Majority of Floridians in favor of Obamacare

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A new survey has found overwhelming response for either keeping Affordable Care Act (commonly referred to as Obamacare) or expanding it in the state of Florida.

The survey by Florida Atlantic University Business and Economics Polling Initiative (FAU BEPI) found a massive support for Obamacare while nearly 75 per cent of Floridians being concerned about possible loss of health insurance if the law is repealed by the Trump administration.

The survey asked Floridians about their view on the Affordable Care Act. 46 per cent of respondents said they were in favor of the healthcare law, while 39 per cent responded against it. 39 per cent respondents wanted to see the healthcare law expand and 14 per cent want to keep it as is, but 18 per cent called for repeal of the law while 29 per cent wanted the law to be replaced with another one. 73 per cent of respondents were concerned that people would lose their health insurance if Obamacare were repealed.

Respondents were also asked whether it was the government’s job to ensure that all Americans have healthcare coverage and to this question, 64 per cent replied affirmatively while 19 per cent disagreed.

The survey also asked respondents about their views on the six healthcare proposals put forth by Republican lawmakers. Only one of the proposals garnered net positive support with 43 per cent approving and 29 percent opposing.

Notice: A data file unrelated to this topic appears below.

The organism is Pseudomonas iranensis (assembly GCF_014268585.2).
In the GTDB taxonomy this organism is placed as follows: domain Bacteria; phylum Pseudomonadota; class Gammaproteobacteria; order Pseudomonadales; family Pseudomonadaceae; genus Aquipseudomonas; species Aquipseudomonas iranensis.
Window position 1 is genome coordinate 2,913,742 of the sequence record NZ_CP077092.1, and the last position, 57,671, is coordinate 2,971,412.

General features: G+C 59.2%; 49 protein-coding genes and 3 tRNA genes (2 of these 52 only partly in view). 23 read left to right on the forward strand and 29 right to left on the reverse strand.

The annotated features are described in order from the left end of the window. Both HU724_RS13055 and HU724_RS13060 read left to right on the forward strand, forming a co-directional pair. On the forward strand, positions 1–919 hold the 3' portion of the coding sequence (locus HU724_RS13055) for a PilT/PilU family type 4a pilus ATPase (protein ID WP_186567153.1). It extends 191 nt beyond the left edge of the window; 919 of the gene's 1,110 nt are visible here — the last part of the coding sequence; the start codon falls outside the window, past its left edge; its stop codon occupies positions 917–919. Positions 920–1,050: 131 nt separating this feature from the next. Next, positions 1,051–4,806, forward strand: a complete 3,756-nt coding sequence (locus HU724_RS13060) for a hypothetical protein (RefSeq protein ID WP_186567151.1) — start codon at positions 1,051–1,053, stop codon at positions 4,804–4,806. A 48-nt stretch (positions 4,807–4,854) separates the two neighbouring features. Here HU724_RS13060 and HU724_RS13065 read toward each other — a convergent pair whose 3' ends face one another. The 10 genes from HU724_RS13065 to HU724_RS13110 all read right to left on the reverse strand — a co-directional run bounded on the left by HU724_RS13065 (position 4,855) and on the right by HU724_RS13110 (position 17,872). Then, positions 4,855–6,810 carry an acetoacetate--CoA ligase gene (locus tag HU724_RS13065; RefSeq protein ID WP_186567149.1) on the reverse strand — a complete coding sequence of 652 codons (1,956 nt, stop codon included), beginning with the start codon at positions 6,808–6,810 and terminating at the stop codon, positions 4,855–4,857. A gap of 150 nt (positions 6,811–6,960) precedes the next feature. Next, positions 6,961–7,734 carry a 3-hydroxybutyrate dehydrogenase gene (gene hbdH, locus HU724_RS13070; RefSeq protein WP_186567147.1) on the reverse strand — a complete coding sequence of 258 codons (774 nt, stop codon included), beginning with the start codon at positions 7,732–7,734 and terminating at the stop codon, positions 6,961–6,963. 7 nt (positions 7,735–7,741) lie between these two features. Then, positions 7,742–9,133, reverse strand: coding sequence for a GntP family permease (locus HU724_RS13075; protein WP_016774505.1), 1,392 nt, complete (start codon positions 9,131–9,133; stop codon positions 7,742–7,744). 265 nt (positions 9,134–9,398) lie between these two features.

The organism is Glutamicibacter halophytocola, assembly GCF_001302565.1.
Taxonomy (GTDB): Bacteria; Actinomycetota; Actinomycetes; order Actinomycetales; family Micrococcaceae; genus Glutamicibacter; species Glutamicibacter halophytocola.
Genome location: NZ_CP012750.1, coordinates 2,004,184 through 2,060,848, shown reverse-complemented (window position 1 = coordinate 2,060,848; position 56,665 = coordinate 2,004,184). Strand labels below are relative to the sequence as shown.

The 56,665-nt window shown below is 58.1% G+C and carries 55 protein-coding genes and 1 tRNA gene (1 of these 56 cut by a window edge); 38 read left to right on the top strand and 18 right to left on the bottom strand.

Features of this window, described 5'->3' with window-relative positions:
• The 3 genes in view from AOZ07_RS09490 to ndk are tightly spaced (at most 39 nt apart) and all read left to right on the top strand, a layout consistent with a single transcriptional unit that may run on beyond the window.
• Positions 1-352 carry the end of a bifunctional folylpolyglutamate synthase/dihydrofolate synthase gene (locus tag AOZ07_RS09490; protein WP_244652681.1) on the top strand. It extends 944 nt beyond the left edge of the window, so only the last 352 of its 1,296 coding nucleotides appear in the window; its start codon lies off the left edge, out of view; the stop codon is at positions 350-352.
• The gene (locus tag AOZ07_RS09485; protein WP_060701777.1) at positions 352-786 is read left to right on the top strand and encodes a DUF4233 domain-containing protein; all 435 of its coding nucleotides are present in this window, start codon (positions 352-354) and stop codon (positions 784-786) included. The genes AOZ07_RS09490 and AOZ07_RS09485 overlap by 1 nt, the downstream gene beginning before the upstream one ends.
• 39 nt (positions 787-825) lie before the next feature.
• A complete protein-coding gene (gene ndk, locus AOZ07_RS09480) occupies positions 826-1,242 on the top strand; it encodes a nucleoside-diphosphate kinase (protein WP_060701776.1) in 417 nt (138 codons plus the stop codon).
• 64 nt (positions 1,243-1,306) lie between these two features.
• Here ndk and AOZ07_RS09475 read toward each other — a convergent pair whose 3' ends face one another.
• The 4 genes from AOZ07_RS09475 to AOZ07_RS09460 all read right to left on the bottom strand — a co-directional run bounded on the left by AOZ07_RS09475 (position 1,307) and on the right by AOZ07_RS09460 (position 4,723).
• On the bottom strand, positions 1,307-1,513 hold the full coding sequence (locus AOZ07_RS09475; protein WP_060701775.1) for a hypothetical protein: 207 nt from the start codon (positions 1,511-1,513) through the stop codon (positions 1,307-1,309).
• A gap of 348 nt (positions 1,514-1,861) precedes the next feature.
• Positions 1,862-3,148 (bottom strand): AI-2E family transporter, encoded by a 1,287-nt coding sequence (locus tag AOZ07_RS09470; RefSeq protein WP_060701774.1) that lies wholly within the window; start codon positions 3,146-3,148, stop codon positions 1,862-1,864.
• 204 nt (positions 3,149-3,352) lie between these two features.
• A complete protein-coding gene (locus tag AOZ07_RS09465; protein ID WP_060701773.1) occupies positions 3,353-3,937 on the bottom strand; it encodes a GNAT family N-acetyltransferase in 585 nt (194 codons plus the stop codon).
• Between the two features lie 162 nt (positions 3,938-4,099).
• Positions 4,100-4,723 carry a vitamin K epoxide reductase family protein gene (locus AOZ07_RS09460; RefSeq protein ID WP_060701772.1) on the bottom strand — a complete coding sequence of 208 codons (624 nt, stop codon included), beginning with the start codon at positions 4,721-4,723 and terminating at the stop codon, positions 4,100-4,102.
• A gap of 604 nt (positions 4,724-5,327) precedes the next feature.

“It is evident that Floridians oppose the new healthcare proposals,” said Monica Escaleras, Ph.D., director of the BEPI. “These proposals are perceived to be hurting low-income and older people, while benefiting those with incomes higher that $250,000.”

U.S. President Donald Trump’s approval rating among respondents was 36 percent.

The online survey, which polled 500 Florida residents from March 10-13, was administered through Survey Sampling International (SSI), a Worldwide Leader in Survey Sampling and Data Collections. The survey has a margin of error of +/- 4.3 percentage points. Responses for the entire sample were weighted to reflect the statewide distribution of the Florida population by gender, race/ethnicity, region, education and age according to latest American Community Survey data.